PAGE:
“Preston’s College is proud of the opportunities that it provides for all its learners, including those with Special Educational Needs and Disabilities. Learners consistently meet and exceed their potential, with 93% of high needs students achieving their qualifications in 2017/18. The College is committed to equipping all learners with the skills needed for life beyond college.”


Nick Wilson’s search for suitable course for his son Joseph also took him to both Runshaw and Cardinal Newman colleges - but he claims neither could offer what Jospeh needed.

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A spokesperson for Runshaw College said: “We offer a range of courses to all students from Entry Level 3 up to Level 3. We offer extensive advice and guidance at all of our open events.

“All courses at Runshaw College are available to students with a range of support needs. We offer a comprehensive interview with an experienced member of Study Support to students with an EHC plan, prior to them enrolling onto their chosen course, to enable us to fully discuss their support needs and ensure an appropriate package of support provision can be put into place to fully support them on their chosen course.

“In all cases, the college must make every effort to accommodate the individual needs where practicable, however, it may be the case that the needs of the learner exceed what can be reasonably be provided in a general further education college.

“Our supported admissions interview process is designed to facilitate the discussion around an individual’s needs and determine whether Runshaw College is a suitable placement.

Cardinal Newman College was approached for comment.


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The rules governing further education provision for young people with special educational needs and disabilities (SEND) are laid down in the SEND Code of Practice (0-25).

The code states that educational establishments must “give the right support” to students with special needs, but is not specific about the type of courses which should be offered:

“Students with an EHC plan up to the age of 25 should follow a coherent study programme which provides stretch and progression and enables them to achieve the best possible outcomes in adult life," it says.

“Schools and colleges are expected to design study programmes which enable students to progress to a higher level of study than their prior attainment, take rigorous, substantial qualifications, study English and maths, participate in meaningful work experience and non-qualification activity.

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“They should not be repeating learning they have already completed successfully.

“Colleges should be ambitious for young people with special educational needs, whatever their needs and whatever their level of study.”

Colleges also have a duty under the Equality Act 2010 to prevent discrimination.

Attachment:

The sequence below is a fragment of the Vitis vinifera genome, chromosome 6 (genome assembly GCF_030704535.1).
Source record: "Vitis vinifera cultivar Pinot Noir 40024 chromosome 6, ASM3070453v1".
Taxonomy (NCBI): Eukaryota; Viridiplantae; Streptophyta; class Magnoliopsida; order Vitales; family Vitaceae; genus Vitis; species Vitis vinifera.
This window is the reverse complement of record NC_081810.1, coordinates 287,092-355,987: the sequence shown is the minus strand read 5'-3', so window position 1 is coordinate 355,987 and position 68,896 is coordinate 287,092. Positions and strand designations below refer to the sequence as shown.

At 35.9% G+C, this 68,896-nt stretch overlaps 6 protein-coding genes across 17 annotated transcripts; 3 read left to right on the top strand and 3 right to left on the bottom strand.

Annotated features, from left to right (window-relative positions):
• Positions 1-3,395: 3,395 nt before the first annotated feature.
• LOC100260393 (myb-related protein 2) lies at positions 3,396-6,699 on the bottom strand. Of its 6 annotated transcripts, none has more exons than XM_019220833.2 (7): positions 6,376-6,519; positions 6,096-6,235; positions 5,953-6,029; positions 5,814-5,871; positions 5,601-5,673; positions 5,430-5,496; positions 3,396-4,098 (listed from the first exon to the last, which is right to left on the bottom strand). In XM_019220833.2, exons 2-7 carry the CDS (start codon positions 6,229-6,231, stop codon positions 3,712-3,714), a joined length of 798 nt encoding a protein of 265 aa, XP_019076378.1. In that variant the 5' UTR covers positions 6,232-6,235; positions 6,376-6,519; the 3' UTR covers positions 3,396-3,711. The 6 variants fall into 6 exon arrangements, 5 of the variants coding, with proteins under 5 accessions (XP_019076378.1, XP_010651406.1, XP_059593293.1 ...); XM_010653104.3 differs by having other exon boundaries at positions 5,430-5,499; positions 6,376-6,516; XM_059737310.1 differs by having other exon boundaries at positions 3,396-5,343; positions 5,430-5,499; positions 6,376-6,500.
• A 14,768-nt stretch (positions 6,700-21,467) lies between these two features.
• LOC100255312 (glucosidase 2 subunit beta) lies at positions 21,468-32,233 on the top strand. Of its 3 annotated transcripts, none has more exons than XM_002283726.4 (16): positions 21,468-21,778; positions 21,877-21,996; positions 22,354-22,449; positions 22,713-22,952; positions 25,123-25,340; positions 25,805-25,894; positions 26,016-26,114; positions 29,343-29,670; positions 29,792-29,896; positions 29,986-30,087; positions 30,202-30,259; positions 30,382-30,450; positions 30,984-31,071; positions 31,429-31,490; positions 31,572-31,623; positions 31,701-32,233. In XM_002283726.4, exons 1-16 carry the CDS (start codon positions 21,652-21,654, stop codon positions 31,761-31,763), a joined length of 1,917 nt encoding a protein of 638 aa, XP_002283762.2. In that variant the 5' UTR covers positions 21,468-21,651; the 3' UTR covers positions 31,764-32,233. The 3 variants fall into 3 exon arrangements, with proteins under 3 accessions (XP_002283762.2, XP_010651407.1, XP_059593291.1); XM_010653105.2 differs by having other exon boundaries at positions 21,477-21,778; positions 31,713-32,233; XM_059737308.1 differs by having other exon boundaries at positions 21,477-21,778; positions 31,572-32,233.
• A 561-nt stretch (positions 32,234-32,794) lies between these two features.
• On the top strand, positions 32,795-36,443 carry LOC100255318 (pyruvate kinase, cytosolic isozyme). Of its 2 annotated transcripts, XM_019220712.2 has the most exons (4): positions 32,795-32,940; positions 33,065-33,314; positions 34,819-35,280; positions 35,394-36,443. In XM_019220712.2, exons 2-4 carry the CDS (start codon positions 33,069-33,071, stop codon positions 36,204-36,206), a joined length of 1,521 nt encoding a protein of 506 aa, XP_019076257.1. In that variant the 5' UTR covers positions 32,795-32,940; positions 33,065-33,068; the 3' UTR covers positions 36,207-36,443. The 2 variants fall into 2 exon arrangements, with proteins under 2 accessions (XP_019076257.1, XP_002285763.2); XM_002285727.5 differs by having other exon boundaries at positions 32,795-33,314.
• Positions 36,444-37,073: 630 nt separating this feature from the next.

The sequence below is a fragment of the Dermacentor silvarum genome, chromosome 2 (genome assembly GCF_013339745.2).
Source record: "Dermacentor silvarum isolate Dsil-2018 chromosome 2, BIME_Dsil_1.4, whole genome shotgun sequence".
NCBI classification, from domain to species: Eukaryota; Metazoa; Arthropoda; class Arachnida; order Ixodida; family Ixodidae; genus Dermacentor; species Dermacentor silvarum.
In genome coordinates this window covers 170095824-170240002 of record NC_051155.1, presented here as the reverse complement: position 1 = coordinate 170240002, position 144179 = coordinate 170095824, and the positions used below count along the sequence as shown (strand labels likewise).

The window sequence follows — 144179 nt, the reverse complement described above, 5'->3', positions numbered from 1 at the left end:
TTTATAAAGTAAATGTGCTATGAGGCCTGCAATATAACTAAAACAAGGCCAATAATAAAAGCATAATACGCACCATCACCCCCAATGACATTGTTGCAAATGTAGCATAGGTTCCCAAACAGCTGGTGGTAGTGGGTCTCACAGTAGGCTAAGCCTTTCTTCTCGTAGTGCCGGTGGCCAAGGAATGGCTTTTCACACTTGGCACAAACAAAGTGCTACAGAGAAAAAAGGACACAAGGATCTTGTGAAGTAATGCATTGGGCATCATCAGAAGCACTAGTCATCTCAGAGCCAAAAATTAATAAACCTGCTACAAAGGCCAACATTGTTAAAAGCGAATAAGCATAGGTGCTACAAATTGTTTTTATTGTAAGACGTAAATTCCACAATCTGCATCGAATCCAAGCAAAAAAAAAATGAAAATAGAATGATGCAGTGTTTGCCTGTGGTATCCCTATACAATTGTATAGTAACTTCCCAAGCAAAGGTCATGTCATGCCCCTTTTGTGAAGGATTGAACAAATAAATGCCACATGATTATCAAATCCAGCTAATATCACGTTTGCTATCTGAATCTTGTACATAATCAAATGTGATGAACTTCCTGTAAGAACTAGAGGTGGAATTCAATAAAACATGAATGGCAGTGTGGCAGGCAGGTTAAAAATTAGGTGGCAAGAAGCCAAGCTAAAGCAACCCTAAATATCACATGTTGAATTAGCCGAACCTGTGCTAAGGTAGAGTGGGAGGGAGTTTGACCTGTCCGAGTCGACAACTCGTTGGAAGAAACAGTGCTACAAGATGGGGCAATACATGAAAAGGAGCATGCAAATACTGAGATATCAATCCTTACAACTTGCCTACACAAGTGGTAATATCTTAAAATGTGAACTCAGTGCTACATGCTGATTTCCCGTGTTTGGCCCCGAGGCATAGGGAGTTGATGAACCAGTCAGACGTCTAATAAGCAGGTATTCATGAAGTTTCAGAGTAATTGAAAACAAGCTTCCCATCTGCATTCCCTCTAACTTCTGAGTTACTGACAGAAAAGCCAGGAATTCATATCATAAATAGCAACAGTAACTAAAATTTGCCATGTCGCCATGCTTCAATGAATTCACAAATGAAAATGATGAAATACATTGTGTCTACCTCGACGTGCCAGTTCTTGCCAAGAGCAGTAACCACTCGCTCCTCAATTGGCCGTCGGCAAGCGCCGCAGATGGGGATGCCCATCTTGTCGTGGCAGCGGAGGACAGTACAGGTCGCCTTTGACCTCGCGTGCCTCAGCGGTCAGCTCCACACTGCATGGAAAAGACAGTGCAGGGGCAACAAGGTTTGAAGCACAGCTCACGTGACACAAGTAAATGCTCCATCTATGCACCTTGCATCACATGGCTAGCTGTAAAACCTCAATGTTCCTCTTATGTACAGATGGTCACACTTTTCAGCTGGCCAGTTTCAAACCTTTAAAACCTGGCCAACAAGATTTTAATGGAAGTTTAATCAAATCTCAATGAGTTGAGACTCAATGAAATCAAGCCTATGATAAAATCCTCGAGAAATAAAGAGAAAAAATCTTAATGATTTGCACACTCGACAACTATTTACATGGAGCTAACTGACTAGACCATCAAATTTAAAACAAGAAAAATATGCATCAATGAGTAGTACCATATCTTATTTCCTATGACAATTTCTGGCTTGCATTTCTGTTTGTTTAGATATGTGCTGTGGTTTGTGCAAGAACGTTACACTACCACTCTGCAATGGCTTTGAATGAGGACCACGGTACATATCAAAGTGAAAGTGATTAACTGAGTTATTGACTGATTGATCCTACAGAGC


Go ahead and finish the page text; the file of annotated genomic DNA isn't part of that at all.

A new report shows that there has been an increase in real terms funding for further education students with special needs over the past decade.

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Research from the Education Policy Institute (EPI) think tank concluded that the cash reserved for students with high needs and those from disadvantaged backgrounds went up by 68 percent between 2010/11 and 2018/19.

However, the calculation does not distinguish between the rate of increase for special needs pupils and that for fully able students from poorer backgrounds. It also focuses only on provision for 16-19-year-olds - whereas special needs students are entitled to access further education up to the age of 25.

Further education colleges receive financial help from government when they have to provide additional support for pupils, totalling more than £6,000 a year, according to the EPI report.

The statistics for high needs students sit against the backdrop of an overall decline in further education funding over the same period. The sector registered a real terms, per pupil fall in funding of 16 percent in the eight years up to 2018 - double the drop in school spending during that time.


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The recently-merged Nelson and Colne and Accrington and Rossendale Colleges said it publishes specified entry criteria and the support available to SEND students.

A spokesperson added: "It is the responsibility of all colleges to co-operate with the local authority in order to develop provision for young people with SEND and enable access to education through existing resources and reasonable adjustments. With this in mind, Nelson and Colne and Accrington and Rossendale College courses are designed to prepare and support learners to develop skills for adulthood, including the development of independence and progression into further education or employment.

"In order to achieve the above, all learners applying for a course at our college who are identified as experiencing a learning difficulty or disability will be assessed by an appropriately qualified member of staff. A full and robust assessment will be completed, detailing all available information to ensure reasonable adjustments that can be made are made, within the colleges best endeavours. Further to this, an evidence based support plan is put into place that is reviewed regularly and used to informed discussions about progress and progression with young people and their parents/guardians.

"Nelson and Colne and Accrington and Rossendale College adopt an inclusive approach to learning, using differentiated teaching and support plans to take account of individual requirements. Reasonable adjustments are embedded within the colleges best endeavours, to ensure learners with SEND needs are able to fully access the curriculum, including the assessment / exam process.

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"Nelson and Colne and Accrington and Rossendale College is committed to anti-discriminatory practice to promote equality of opportunity and valuing diversity for all young people. This includes treating individuals with SEND fairly with due recognition and value of difference during their recruitment and enrolment procedures."